Sends loop control directly to the top of the loop and re-evaluates the loop condition. If the condition is true, enters the loop block.

Example 6.8.

  <html>
    <head>
      <title>Looping Constructs</title>
    </head>
    <body>
 1     <script type="text/javascript">
 2       while(true) {
 3         var grade=eval(prompt("What was your grade? ",""));
 4         if (grade < 0 || grade > 100) {
             alert("Illegal choice!");
 5           continue;   // Go back to the top of the loop
          }
          if(grade > 89 && grade < 101)
 6           {alert("Wow! You got an A!");}
 7        else if (grade > 79 && grade < 90)
            {alert("You got a B");}
          else if (grade > 69 && grade < 80)
            {alert("You got a C");}
          else if (grade > 59 && grade < 70)
            {alert("You got a D");}
 8        else {alert("Study harder. You Failed.");}
 9        answer=prompt("Do you want to enter another grade?","");
10        if(answer != "yes"){
11          break;    // Break out of the loop to line 12
          }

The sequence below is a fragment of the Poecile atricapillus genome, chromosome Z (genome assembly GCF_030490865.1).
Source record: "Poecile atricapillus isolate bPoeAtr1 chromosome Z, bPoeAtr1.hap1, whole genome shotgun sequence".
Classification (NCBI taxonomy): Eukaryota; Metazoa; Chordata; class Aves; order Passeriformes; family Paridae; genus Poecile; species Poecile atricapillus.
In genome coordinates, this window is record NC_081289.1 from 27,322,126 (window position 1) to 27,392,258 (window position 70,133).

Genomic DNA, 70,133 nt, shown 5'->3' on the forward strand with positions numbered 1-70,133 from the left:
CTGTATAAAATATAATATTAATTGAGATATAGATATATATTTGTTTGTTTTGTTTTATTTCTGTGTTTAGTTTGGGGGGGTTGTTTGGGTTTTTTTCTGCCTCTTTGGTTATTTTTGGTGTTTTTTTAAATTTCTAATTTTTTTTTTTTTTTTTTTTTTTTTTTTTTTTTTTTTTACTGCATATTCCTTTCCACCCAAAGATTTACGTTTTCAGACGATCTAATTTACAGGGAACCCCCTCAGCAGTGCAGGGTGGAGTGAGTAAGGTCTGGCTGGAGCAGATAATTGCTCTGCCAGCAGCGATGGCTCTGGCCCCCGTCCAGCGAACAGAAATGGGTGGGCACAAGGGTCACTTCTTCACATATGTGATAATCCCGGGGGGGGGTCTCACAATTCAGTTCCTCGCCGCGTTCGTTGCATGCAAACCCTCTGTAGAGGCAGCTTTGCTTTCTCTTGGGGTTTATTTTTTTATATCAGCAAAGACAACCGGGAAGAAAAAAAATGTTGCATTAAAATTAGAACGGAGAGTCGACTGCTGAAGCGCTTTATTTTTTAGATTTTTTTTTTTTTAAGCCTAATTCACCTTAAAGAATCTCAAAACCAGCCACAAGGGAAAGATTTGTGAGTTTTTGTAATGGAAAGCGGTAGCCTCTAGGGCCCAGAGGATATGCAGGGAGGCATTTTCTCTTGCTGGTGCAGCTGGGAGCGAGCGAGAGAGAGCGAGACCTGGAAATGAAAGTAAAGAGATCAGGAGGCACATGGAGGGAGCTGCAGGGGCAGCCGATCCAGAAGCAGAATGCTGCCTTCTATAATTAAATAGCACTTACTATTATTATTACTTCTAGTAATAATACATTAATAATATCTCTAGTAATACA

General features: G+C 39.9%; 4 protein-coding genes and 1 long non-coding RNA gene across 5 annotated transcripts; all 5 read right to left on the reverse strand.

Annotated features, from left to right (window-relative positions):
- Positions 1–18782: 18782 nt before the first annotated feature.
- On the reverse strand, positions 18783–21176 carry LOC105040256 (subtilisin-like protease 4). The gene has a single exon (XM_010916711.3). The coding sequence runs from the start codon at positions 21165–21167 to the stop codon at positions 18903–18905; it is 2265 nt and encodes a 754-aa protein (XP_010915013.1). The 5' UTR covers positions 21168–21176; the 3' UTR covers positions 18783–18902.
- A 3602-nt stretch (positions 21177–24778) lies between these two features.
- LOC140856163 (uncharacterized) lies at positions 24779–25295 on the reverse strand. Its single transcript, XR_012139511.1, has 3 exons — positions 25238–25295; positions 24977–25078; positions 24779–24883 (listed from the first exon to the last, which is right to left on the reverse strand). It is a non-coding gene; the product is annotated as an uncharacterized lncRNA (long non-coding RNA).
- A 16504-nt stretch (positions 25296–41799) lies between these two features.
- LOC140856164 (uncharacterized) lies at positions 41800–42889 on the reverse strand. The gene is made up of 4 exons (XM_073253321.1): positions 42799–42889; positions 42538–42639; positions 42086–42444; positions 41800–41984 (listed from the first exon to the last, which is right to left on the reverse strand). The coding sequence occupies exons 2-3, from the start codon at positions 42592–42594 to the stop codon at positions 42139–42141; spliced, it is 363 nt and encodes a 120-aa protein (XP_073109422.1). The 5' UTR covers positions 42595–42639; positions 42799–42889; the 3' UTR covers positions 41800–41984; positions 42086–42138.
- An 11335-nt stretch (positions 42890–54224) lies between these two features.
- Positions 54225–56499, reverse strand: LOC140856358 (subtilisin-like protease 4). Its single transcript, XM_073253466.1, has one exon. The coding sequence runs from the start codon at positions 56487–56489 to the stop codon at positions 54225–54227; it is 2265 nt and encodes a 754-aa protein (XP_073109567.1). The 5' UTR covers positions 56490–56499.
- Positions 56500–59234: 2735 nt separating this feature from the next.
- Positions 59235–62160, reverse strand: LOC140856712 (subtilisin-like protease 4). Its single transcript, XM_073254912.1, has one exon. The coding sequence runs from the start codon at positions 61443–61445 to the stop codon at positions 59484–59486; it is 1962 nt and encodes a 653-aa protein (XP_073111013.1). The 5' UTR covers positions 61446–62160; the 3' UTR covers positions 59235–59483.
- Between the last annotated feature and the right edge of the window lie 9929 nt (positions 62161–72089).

12      }
      </script>
    </body>
  </html>

Explanation

1

The JavaScript program starts here.

2

The while loop is entered. The loop expression will always evaluate to true, causing the body of the loop to be entered.

3

The user is prompted for a grade, which is assigned to the variable grade.

4

If the variable grade is less than 0 or more than 100, "Illegal choice" is printed.

5

The continue statement sends control back to line 2 and the loop is re-entered, prompting the user again for a grade.

6

If a valid grade was entered, and it is greater than 89 and less than 101, the grade "A" is displayed (see Figure 6.7).

7

Each else/if branch will be evaluated until one of them is true.

8

If none of the expressions are true, the else condition is reached and "You Failed" is displayed.

9

The user is prompted to see if he or she wants to enter another grade.

10, 11

If the answer is not yes, the break statement takes the user out of the loop, to line 12.

Figure 6.7